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White-out thinner?


#1

Today the last bottle of white-out correction fluid was too gummy to
be any of use as a solder anti-flux (or whatever you want to call
it). So I thinned it down with some turpentine. But the problem then
was that it didn’t want to dry very quickly.

When it was thinned down it occurred to me that a much thinner
concentration than how this stuff usually comes mixed would probably
work just fine to keep solder from sticking. It also occurred to me
that somebody else has probably already solved this problem. What is
a good thinner?

Stephen Walker


#2

white out is water based. you can use water to thin the stuff.

John


#3

I use a water-based White-out, and thin with water. After the
applicator broke off, I use a brush or toothpick depending on my
needs.

Melissa Veres, engraver


#4

Hello Stephen,

I use the Liquid Paper brand of white-out and make sure that it is
NONFLAMMABLE and contains no solvents. It can be thinned a bit with
water.

Rather like latex paint. As time goes on, the white-out gets thick
in the bottom of the bottle and you’ll notice the brush is no longer
straight.

That’s the time to add a few drops of water and stir vigorously.

Eventually, you just replace it with a new bottle.

Turpentine being a solvent, would not be the proper thinner for this
variety of white-out. You will need to check the label of your
bottle, but I suspect you now need to buy a new bottle of white-out.
and be sure that you buy the nonflammable type.

Judy in Kansas, where temps are plunging after a day in the 70s.


#5

A bit of googling tells us that each manufacturer uses a slightly
different formula, so what works as a thinner for one brand may not
work correctly for another.

The best thing is to use the thinner made for that brand.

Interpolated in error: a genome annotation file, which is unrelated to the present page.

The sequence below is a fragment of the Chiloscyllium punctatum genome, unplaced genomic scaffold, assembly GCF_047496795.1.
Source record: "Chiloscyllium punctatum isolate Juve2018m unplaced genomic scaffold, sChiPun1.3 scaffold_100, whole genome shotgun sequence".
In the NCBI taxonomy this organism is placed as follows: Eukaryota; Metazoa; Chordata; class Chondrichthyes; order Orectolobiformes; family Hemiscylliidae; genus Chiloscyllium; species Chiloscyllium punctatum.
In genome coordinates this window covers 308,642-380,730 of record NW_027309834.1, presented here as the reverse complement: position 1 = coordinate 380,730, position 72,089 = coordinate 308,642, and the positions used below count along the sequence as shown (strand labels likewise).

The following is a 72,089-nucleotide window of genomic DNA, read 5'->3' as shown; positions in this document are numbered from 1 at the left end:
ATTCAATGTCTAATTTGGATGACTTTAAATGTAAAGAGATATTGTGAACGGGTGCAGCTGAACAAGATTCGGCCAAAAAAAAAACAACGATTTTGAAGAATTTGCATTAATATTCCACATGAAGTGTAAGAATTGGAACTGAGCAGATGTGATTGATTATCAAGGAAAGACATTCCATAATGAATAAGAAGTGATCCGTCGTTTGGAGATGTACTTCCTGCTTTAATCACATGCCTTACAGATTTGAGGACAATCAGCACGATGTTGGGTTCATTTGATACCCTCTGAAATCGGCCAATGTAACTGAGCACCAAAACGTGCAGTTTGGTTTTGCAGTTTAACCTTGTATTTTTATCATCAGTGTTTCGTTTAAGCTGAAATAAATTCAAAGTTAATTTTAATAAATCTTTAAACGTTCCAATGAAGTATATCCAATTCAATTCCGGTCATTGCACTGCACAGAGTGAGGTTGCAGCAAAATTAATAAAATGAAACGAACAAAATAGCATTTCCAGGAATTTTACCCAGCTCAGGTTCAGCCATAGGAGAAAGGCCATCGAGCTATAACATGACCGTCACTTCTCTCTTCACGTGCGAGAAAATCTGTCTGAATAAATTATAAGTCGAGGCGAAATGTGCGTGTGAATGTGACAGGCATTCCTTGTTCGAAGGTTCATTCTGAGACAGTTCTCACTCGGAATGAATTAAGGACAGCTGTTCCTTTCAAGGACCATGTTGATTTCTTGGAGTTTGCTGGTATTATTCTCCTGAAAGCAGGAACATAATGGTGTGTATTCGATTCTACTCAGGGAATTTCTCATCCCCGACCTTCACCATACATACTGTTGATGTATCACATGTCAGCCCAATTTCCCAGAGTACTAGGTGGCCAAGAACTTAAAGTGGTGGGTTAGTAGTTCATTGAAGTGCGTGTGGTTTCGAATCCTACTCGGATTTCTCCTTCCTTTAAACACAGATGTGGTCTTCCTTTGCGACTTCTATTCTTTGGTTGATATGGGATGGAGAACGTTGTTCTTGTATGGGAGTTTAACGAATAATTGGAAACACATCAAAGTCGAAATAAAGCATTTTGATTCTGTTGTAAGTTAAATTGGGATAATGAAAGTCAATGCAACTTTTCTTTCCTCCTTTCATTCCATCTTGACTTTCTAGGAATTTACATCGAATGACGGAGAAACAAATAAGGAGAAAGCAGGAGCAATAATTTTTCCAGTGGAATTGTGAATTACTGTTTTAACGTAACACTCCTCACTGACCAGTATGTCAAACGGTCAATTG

Unfortunately it seems that not all manufacturers make a thinner for
their product. Perhaps the best thing is to buy correction fluid for
which you can also get the proper thinner. Or use a water-based
correction fluid.

Or just experiment. Acetone is a good general purpose solvent, and
something that’s worthwhile to keep in the shop anyway.

Elliot Nesterman


#6

The best solution is to use water based Wite Out, and you can thin
it with water. It’s also non toxic, or at least much less toxic than
the original.


#7

I’ve never used white out. I just use powdered yellow ochre. I can
make it as thin or as thick as I want with water. No toxic fumes. I
also use the graphite lead off of a pencil for soldering hinges where
a tight fit is important.

I use a soldering resist maybe once a year if that.

It’s really just best to have good torch control.

Have fun and make lots of jewelry.

Jo Haemer
timothywgreen.com


#8

Denatured alcohol. Thomas III


#9

Use the water-based White-Out.

Judy Bjorkman


#10

Hi

there are two types of white out. One is water based the other
contains phosgene, which when heated turns to poison gas as in WWI.
The formulas may have change in recent years so I may be wrong now.

But always read the labels.
Richard